2. p=Date[][[#]]&; makes p a function that takes in the indices we want and gives us those parts of the date.
3. {60,1}.#& is an anonymous function that takes the dot product of {60,1} and the input to get a way to compare times. It's one byte shorter than TimeObject.
4. p@2 is equivalent to p, the number of the month.
5. +{12+p@2~Mod~12,0} adds {12,0} to the month and date when we're not in December, and adds {0,0} otherwise. (Thanks, michi7x7!)
6. >= is the comparison operator, but we can't compare {hours, minutes} to {adjusted month, date} entrywise...
7. /@ maps {60,1}.#& to both sides of the inequality in parentheses, so we can compare times correctly.
8. For the programs that start with {60,1}.#&, they use # to represent the input to a big anonymous function, and & to signify the end.
9. @Date[] Applies the big function on its line (which extracts parts of a list) to the date list itself.
10. [Date[][[#]]&] Applies the big function on its line to another anonymous function, one which extracts parts of the date list.

### Bonus

As an aside, if we ate lunch between 1AM and 12:59PM, then we could save 25 bytes with just {60,1}.#&[Date[][[#]]]&/@(4;;5>=2;;3).

You can test all of these out by pasting the code into the Wolfram Cloud sandbox and clicking Gear->Evaluate Cell or hitting Shift+Enter or Numpad Enter.

• I believe that your bonus note is actually a valid solution - as your domain of valid times is 13:01 to 24:31 – Taylor Scott Jul 19 '17 at 21:20
• @TaylorScott Thanks for the code formatting (though the colorization seems to fail on some trickier cases). I'm not sure I understand your comment, though. If the If it's 7:20AM on July 19, then the "bonus" code would say "yes, you've had lunch" even though it's far from 7:20PM. The OP has test cases in the AM so I think this makes it invalid. What am I missing? – Mark S. Jul 20 '17 at 1:22
• @Mark_S. I See - for some reason i had read that as being 11:59 PM rather than 12:59 -is there no concise way to add 12 hours to the bonus code? – Taylor Scott Jul 20 '17 at 18:30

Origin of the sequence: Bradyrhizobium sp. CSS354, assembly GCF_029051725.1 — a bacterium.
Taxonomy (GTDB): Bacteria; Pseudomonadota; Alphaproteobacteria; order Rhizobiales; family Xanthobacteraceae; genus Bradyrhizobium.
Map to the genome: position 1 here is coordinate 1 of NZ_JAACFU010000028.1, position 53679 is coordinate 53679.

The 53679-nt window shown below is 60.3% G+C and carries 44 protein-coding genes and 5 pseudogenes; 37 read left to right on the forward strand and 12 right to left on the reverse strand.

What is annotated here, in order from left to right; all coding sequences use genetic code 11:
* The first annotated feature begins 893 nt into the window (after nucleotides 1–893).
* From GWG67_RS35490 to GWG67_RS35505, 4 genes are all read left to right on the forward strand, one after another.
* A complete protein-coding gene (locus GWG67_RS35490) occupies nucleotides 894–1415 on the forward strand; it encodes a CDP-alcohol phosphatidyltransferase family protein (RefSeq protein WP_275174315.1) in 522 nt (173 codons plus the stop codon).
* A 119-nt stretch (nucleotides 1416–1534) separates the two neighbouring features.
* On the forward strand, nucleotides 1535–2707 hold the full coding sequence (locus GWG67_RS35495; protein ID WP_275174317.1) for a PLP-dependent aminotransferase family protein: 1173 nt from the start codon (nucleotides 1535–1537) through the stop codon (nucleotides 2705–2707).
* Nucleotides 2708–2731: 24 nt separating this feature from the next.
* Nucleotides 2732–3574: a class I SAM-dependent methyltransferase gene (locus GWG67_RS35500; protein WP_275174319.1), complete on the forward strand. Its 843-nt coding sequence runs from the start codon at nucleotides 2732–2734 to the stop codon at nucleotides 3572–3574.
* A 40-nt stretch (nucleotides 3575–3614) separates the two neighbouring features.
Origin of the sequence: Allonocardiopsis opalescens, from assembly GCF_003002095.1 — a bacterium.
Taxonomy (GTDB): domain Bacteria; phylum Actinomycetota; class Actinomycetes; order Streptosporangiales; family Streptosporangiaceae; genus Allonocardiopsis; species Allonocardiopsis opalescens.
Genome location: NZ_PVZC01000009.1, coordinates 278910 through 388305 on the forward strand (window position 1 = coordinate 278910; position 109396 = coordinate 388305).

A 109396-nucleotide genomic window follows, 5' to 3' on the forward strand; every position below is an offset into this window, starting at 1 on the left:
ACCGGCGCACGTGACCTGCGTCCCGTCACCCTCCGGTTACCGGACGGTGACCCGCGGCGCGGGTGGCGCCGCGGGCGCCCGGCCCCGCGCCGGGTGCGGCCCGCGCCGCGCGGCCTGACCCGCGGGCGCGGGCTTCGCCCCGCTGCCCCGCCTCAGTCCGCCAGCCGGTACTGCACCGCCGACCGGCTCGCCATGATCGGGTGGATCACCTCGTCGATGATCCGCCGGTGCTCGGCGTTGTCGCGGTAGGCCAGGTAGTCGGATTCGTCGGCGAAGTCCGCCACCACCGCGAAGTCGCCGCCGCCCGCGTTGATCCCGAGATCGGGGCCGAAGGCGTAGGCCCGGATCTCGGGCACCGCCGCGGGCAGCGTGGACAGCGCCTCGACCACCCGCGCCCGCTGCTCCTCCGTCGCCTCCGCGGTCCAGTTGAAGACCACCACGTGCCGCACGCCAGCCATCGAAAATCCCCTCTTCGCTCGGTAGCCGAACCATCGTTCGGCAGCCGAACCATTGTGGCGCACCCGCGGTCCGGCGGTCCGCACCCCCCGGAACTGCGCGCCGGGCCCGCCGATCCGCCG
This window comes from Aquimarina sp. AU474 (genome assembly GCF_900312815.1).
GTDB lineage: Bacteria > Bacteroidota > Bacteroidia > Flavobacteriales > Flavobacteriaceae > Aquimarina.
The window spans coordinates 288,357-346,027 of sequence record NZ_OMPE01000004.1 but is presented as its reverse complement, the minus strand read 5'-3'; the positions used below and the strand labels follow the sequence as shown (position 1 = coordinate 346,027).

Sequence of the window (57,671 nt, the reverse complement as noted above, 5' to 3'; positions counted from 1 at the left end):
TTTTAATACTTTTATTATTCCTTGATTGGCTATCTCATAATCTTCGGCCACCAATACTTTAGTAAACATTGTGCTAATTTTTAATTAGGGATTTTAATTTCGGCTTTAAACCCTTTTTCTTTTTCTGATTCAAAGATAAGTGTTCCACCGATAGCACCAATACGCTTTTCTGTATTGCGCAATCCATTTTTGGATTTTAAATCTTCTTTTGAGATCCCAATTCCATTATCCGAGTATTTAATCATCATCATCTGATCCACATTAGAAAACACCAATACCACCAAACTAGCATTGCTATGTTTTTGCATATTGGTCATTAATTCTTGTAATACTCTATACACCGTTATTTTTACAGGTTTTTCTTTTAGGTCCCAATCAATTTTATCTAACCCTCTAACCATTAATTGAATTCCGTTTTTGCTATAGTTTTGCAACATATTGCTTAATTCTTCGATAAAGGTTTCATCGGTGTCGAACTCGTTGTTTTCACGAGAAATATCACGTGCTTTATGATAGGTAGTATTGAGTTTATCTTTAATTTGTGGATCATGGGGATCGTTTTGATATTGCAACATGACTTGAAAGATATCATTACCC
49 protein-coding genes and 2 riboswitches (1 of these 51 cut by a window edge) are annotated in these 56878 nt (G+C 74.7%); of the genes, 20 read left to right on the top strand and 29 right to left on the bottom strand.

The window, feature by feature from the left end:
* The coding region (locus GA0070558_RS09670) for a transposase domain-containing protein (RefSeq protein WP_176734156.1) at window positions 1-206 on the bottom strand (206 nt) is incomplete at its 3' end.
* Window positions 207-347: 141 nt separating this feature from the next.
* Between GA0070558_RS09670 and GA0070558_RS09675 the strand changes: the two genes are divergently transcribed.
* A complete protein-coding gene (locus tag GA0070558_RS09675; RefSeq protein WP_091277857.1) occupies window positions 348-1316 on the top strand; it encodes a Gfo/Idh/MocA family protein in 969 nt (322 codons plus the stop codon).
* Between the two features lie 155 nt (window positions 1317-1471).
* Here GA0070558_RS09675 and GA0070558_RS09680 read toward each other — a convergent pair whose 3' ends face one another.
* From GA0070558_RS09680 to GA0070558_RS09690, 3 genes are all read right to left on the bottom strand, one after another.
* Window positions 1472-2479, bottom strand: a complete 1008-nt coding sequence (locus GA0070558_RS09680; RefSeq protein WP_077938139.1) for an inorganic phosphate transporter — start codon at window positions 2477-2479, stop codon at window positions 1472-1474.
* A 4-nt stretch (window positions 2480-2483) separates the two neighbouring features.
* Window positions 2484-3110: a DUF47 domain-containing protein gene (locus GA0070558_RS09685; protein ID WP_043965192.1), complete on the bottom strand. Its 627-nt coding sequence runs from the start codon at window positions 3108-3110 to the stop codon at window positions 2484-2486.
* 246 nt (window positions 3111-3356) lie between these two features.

• @TaylorScott Well, we want to add 12 to the hour for most months so for January through November we could replace the Date[] in the bonus with (Date[]+{0,12,0,0,0,0}) (there may be a way to golf that, but 12UnitVector[6,2] is longer). The problem is that on dates like December 3, we eat lunch at 12:03, not 24:03, so we need to add 12 except in December. This requires us to either 1. peek inside the date to see if we're in December or not (as in my answers), or 2. write a function that examines if we went to 24:XX after the fact, which would be longer. – Mark S. Jul 21 '17 at 0:21
• @MarkS. 12+Mod[#[],12] ? – michi7x7 Jul 31 '17 at 12:42

## JavaScript (ES6), 75 bytes

f=
(d=new Date)=>(d.getHours()-d.getMonth()-13||d.getMinutes()-d.getDate())>=0
<input type=button value=Lunch? onclick=o.textContent=f()><tt id=o>

Those long function names...

# Python 3, 104 bytes

from datetime import*
n=datetime.now();print(n>=n.replace(hour=[0,n.month+12][n.month<12],minute=n.day))


Try it online!

All datetime tests. I replaced Feb 29th with Feb 28th because the invalid date wasn't working.

# R, 92 bytes

library(lubridate)
d=Sys.Date()
cat(Sys.time()>ymd_hm(paste0(d,'-',month(d)+12,'-',day(d))))


Try it online!

                                   month(d)+12,'-',day(d)    # get month and day and paste into a string, adding 12 hours for pm
paste0(d,'-',                      )   # add current date to beginning
ymd_hm(                                    )  # turn whole thing into a date-time object
cat(Sys.time()>                                            ) # compare with current date-time and print


# q, 31 bytes

x>12:+"T"$(-3!x:.z.P)5 6 13 8 9  Example: q).z.P 2017.07.16D19:35:26.654099000 q)x>12:+"T"$(-3!x:.z.P)5 6 13 8 9
1b


Interpreter is available here

Old version

{x:.z.p;x>"T"$":"sv"0"^2$/:string 12 0+mmdd$\:x}  • The 2$ pad will turn 6 to 6_ rather than _6, so you'd want (-2)$, but you can cancel out those extra 3 chars by using the shorthand for string  as ($)... or instead of using $to pad, prepend "0" and then take the last 2 chars: {x:.z.P;x>"T"$":"sv -2#'"0",'($)12 0+mmdd$\:x} for 49 bytes – streetster Jul 16 '17 at 17:32
• good spot. the original was invalid. i added an even shorter version – skeevey Jul 16 '17 at 18:36

# JavaScript, 75 bytes

t=new Date,t.setHours(13+t.getMonth()),t.setMinutes(t.getDate()),new Date>t


Which is equivalent to the following code: